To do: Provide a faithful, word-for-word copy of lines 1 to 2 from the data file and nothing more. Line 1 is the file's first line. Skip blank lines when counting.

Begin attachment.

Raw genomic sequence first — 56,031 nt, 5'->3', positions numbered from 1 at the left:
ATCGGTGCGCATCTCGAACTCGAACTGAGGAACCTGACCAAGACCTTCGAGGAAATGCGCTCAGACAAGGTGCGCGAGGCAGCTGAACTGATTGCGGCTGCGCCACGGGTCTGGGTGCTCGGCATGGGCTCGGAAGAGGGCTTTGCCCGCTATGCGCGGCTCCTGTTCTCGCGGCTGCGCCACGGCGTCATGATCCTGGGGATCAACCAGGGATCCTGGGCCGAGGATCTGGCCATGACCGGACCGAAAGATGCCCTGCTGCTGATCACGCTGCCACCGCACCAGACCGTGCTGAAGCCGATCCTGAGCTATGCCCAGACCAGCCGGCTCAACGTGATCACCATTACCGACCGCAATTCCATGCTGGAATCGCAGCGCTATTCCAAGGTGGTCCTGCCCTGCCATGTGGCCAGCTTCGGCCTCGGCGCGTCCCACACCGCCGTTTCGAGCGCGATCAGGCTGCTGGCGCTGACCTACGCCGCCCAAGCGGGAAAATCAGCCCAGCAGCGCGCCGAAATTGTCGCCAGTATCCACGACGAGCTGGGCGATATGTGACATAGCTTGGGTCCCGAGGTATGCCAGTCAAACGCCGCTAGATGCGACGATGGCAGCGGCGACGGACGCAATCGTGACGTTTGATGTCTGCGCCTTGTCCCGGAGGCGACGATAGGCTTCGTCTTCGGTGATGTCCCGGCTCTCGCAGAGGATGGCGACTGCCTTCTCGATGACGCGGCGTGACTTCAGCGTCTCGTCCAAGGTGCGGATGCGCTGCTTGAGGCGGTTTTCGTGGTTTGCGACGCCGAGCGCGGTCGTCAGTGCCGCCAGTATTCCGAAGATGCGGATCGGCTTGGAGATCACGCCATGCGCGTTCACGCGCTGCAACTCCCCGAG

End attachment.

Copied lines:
Raw genomic sequence first — 56,031 nt, 5'->3', positions numbered from 1 at the left:
ATCGGTGCGCATCTCGAACTCGAACTGAGGAACCTGACCAAGACCTTCGAGGAAATGCGCTCAGACAAGGTGCGCGAGGCAGCTGAACTGATTGCGGCTGCGCCACGGGTCTGGGTGCTCGGCATGGGCTCGGAAGAGGGCTTTGCCCGCTATGCGCGGCTCCTGTTCTCGCGGCTGCGCCACGGCGTCATGATCCTGGGGATCAACCAGGGATCCTGGGCCGAGGATCTGGCCATGACCGGACCGAAAGATGCCCTGCTGCTGATCACGCTGCCACCGCACCAGACCGTGCTGAAGCCGATCCTGAGCTATGCCCAGACCAGCCGGCTCAACGTGATCACCATTACCGACCGCAATTCCATGCTGGAATCGCAGCGCTATTCCAAGGTGGTCCTGCCCTGCCATGTGGCCAGCTTCGGCCTCGGCGCGTCCCACACCGCCGTTTCGAGCGCGATCAGGCTGCTGGCGCTGACCTACGCCGCCCAAGCGGGAAAATCAGCCCAGCAGCGCGCCGAAATTGTCGCCAGTATCCACGACGAGCTGGGCGATATGTGACATAGCTTGGGTCCCGAGGTATGCCAGTCAAACGCCGCTAGATGCGACGATGGCAGCGGCGACGGACGCAATCGTGACGTTTGATGTCTGCGCCTTGTCCCGGAGGCGACGATAGGCTTCGTCTTCGGTGATGTCCCGGCTCTCGCAGAGGATGGCGACTGCCTTCTCGATGACGCGGCGTGACTTCAGCGTCTCGTCCAAGGTGCGGATGCGCTGCTTGAGGCGGTTTTCGTGGTTTGCGACGCCGAGCGCGGTCGTCAGTGCCGCCAGTATTCCGAAGATGCGGATCGGCTTGGAGATCACGCCATGCGCGTTCACGCGCTGCAACTCCCCGAG